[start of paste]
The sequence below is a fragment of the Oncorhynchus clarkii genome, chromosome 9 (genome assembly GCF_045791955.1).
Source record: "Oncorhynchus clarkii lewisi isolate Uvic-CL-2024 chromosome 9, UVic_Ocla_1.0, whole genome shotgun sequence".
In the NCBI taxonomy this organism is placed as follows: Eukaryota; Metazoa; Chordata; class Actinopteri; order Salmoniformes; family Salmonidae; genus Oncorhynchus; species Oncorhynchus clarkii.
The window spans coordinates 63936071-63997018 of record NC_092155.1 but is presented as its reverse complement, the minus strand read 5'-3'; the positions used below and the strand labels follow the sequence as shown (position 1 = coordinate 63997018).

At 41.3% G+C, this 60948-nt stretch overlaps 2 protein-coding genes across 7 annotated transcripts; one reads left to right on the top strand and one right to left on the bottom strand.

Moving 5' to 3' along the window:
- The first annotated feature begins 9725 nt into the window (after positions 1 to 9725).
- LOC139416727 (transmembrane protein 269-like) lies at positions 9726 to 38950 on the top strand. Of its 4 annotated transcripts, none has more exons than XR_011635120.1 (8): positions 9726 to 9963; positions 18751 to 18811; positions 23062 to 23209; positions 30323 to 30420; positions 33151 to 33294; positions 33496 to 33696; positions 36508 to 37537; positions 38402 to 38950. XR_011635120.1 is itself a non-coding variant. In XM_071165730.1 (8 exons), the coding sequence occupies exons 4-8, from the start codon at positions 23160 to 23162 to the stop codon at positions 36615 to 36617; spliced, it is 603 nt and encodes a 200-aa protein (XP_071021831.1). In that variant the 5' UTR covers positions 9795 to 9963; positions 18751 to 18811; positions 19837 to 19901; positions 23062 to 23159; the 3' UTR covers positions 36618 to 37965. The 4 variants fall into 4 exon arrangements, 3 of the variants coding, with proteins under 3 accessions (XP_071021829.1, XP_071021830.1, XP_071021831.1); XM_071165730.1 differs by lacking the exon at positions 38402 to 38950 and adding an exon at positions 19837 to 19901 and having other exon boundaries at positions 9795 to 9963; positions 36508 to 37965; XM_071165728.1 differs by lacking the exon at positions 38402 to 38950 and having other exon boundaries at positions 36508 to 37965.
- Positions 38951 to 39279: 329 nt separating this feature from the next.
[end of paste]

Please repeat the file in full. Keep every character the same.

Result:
The sequence below is a fragment of the Oncorhynchus clarkii genome, chromosome 9 (genome assembly GCF_045791955.1).
Source record: "Oncorhynchus clarkii lewisi isolate Uvic-CL-2024 chromosome 9, UVic_Ocla_1.0, whole genome shotgun sequence".
In the NCBI taxonomy this organism is placed as follows: Eukaryota; Metazoa; Chordata; class Actinopteri; order Salmoniformes; family Salmonidae; genus Oncorhynchus; species Oncorhynchus clarkii.
The window spans coordinates 63936071-63997018 of record NC_092155.1 but is presented as its reverse complement, the minus strand read 5'-3'; the positions used below and the strand labels follow the sequence as shown (position 1 = coordinate 63997018).

At 41.3% G+C, this 60948-nt stretch overlaps 2 protein-coding genes across 7 annotated transcripts; one reads left to right on the top strand and one right to left on the bottom strand.

Moving 5' to 3' along the window:
- The first annotated feature begins 9725 nt into the window (after positions 1 to 9725).
- LOC139416727 (transmembrane protein 269-like) lies at positions 9726 to 38950 on the top strand. Of its 4 annotated transcripts, none has more exons than XR_011635120.1 (8): positions 9726 to 9963; positions 18751 to 18811; positions 23062 to 23209; positions 30323 to 30420; positions 33151 to 33294; positions 33496 to 33696; positions 36508 to 37537; positions 38402 to 38950. XR_011635120.1 is itself a non-coding variant. In XM_071165730.1 (8 exons), the coding sequence occupies exons 4-8, from the start codon at positions 23160 to 23162 to the stop codon at positions 36615 to 36617; spliced, it is 603 nt and encodes a 200-aa protein (XP_071021831.1). In that variant the 5' UTR covers positions 9795 to 9963; positions 18751 to 18811; positions 19837 to 19901; positions 23062 to 23159; the 3' UTR covers positions 36618 to 37965. The 4 variants fall into 4 exon arrangements, 3 of the variants coding, with proteins under 3 accessions (XP_071021829.1, XP_071021830.1, XP_071021831.1); XM_071165730.1 differs by lacking the exon at positions 38402 to 38950 and adding an exon at positions 19837 to 19901 and having other exon boundaries at positions 9795 to 9963; positions 36508 to 37965; XM_071165728.1 differs by lacking the exon at positions 38402 to 38950 and having other exon boundaries at positions 36508 to 37965.
- Positions 38951 to 39279: 329 nt separating this feature from the next.